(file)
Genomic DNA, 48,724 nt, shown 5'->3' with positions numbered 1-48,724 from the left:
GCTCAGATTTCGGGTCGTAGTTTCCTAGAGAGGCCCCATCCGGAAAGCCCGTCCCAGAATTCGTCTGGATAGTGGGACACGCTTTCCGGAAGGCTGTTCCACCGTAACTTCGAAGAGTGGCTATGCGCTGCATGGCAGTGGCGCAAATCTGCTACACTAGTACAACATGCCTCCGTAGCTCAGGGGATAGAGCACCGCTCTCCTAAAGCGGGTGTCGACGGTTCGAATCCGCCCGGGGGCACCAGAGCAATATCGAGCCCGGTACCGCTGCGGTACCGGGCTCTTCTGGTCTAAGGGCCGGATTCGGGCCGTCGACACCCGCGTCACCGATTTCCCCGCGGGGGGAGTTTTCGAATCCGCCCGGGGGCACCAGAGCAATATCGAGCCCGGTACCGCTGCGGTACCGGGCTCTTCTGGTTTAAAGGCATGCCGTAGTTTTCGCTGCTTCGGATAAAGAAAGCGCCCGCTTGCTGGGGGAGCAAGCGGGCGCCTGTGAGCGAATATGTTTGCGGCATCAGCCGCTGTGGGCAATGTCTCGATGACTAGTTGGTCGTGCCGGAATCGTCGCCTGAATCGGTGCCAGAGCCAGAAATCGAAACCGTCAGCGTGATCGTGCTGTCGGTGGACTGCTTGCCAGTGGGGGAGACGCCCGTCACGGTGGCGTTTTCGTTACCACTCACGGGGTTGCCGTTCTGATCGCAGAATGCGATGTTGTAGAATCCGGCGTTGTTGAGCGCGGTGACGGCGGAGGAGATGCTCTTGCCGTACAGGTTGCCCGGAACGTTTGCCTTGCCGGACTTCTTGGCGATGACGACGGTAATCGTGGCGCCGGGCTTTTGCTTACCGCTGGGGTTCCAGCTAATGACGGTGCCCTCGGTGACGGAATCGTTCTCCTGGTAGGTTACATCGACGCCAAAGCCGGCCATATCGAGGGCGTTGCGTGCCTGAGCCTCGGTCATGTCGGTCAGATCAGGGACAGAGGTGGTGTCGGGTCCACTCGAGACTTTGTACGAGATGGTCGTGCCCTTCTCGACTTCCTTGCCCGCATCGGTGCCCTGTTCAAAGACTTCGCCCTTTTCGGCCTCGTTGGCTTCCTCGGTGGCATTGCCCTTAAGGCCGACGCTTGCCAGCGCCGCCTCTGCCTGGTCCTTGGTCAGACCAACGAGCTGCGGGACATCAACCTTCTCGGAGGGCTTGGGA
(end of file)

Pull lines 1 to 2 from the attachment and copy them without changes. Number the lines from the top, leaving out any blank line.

Genomic DNA, 48,724 nt, shown 5'->3' with positions numbered 1-48,724 from the left:
GCTCAGATTTCGGGTCGTAGTTTCCTAGAGAGGCCCCATCCGGAAAGCCCGTCCCAGAATTCGTCTGGATAGTGGGACACGCTTTCCGGAAGGCTGTTCCACCGTAACTTCGAAGAGTGGCTATGCGCTGCATGGCAGTGGCGCAAATCTGCTACACTAGTACAACATGCCTCCGTAGCTCAGGGGATAGAGCACCGCTCTCCTAAAGCGGGTGTCGACGGTTCGAATCCGCCCGGGGGCACCAGAGCAATATCGAGCCCGGTACCGCTGCGGTACCGGGCTCTTCTGGTCTAAGGGCCGGATTCGGGCCGTCGACACCCGCGTCACCGATTTCCCCGCGGGGGGAGTTTTCGAATCCGCCCGGGGGCACCAGAGCAATATCGAGCCCGGTACCGCTGCGGTACCGGGCTCTTCTGGTTTAAAGGCATGCCGTAGTTTTCGCTGCTTCGGATAAAGAAAGCGCCCGCTTGCTGGGGGAGCAAGCGGGCGCCTGTGAGCGAATATGTTTGCGGCATCAGCCGCTGTGGGCAATGTCTCGATGACTAGTTGGTCGTGCCGGAATCGTCGCCTGAATCGGTGCCAGAGCCAGAAATCGAAACCGTCAGCGTGATCGTGCTGTCGGTGGACTGCTTGCCAGTGGGGGAGACGCCCGTCACGGTGGCGTTTTCGTTACCACTCACGGGGTTGCCGTTCTGATCGCAGAATGCGATGTTGTAGAATCCGGCGTTGTTGAGCGCGGTGACGGCGGAGGAGATGCTCTTGCCGTACAGGTTGCCCGGAACGTTTGCCTTGCCGGACTTCTTGGCGATGACGACGGTAATCGTGGCGCCGGGCTTTTGCTTACCGCTGGGGTTCCAGCTAATGACGGTGCCCTCGGTGACGGAATCGTTCTCCTGGTAGGTTACATCGACGCCAAAGCCGGCCATATCGAGGGCGTTGCGTGCCTGAGCCTCGGTCATGTCGGTCAGATCAGGGACAGAGGTGGTGTCGGGTCCACTCGAGACTTTGTACGAGATGGTCGTGCCCTTCTCGACTTCCTTGCCCGCATCGGTGCCCTGTTCAAAGACTTCGCCCTTTTCGGCCTCGTTGGCTTCCTCGGTGGCATTGCCCTTAAGGCCGACGCTTGCCAGCGCCGCCTCTGCCTGGTCCTTGGTCAGACCAACGAGCTGCGGGACATCAACCTTCTCGGAGGGCTTGGGA